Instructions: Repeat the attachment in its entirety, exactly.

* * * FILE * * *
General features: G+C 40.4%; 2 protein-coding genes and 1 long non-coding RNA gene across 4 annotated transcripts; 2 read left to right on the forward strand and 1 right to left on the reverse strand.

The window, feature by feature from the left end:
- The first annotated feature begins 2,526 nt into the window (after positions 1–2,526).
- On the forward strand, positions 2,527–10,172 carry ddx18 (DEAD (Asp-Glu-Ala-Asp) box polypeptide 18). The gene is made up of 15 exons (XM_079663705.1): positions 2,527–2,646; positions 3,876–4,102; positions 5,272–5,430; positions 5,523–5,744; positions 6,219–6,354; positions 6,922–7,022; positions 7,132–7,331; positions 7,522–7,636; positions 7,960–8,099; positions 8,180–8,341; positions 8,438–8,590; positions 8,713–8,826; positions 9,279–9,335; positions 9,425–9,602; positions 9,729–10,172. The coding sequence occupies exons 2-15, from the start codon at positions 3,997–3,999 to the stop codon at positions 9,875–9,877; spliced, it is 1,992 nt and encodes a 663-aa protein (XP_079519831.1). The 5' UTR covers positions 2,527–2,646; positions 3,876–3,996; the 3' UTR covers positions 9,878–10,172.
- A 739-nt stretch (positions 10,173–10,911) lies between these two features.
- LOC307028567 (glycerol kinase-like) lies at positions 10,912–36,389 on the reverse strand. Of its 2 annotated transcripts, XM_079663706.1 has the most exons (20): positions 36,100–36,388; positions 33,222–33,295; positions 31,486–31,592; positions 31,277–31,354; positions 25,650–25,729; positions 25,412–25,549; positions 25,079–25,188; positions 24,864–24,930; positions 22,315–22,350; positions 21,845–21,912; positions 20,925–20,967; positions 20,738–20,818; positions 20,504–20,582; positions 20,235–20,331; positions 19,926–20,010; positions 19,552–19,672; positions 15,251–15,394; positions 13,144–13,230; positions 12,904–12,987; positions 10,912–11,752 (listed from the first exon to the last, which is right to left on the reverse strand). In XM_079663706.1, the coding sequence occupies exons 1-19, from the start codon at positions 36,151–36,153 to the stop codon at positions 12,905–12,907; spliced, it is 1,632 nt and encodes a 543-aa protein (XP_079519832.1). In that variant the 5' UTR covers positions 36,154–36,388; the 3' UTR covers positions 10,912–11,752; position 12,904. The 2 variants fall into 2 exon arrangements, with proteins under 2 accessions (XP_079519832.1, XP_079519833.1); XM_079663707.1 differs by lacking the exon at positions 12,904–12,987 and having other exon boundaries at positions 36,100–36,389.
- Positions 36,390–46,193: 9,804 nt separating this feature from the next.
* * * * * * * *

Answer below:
General features: G+C 40.4%; 2 protein-coding genes and 1 long non-coding RNA gene across 4 annotated transcripts; 2 read left to right on the forward strand and 1 right to left on the reverse strand.

The window, feature by feature from the left end:
- The first annotated feature begins 2,526 nt into the window (after positions 1–2,526).
- On the forward strand, positions 2,527–10,172 carry ddx18 (DEAD (Asp-Glu-Ala-Asp) box polypeptide 18). The gene is made up of 15 exons (XM_079663705.1): positions 2,527–2,646; positions 3,876–4,102; positions 5,272–5,430; positions 5,523–5,744; positions 6,219–6,354; positions 6,922–7,022; positions 7,132–7,331; positions 7,522–7,636; positions 7,960–8,099; positions 8,180–8,341; positions 8,438–8,590; positions 8,713–8,826; positions 9,279–9,335; positions 9,425–9,602; positions 9,729–10,172. The coding sequence occupies exons 2-15, from the start codon at positions 3,997–3,999 to the stop codon at positions 9,875–9,877; spliced, it is 1,992 nt and encodes a 663-aa protein (XP_079519831.1). The 5' UTR covers positions 2,527–2,646; positions 3,876–3,996; the 3' UTR covers positions 9,878–10,172.
- A 739-nt stretch (positions 10,173–10,911) lies between these two features.
- LOC307028567 (glycerol kinase-like) lies at positions 10,912–36,389 on the reverse strand. Of its 2 annotated transcripts, XM_079663706.1 has the most exons (20): positions 36,100–36,388; positions 33,222–33,295; positions 31,486–31,592; positions 31,277–31,354; positions 25,650–25,729; positions 25,412–25,549; positions 25,079–25,188; positions 24,864–24,930; positions 22,315–22,350; positions 21,845–21,912; positions 20,925–20,967; positions 20,738–20,818; positions 20,504–20,582; positions 20,235–20,331; positions 19,926–20,010; positions 19,552–19,672; positions 15,251–15,394; positions 13,144–13,230; positions 12,904–12,987; positions 10,912–11,752 (listed from the first exon to the last, which is right to left on the reverse strand). In XM_079663706.1, the coding sequence occupies exons 1-19, from the start codon at positions 36,151–36,153 to the stop codon at positions 12,905–12,907; spliced, it is 1,632 nt and encodes a 543-aa protein (XP_079519832.1). In that variant the 5' UTR covers positions 36,154–36,388; the 3' UTR covers positions 10,912–11,752; position 12,904. The 2 variants fall into 2 exon arrangements, with proteins under 2 accessions (XP_079519832.1, XP_079519833.1); XM_079663707.1 differs by lacking the exon at positions 12,904–12,987 and having other exon boundaries at positions 36,100–36,389.
- Positions 36,390–46,193: 9,804 nt separating this feature from the next.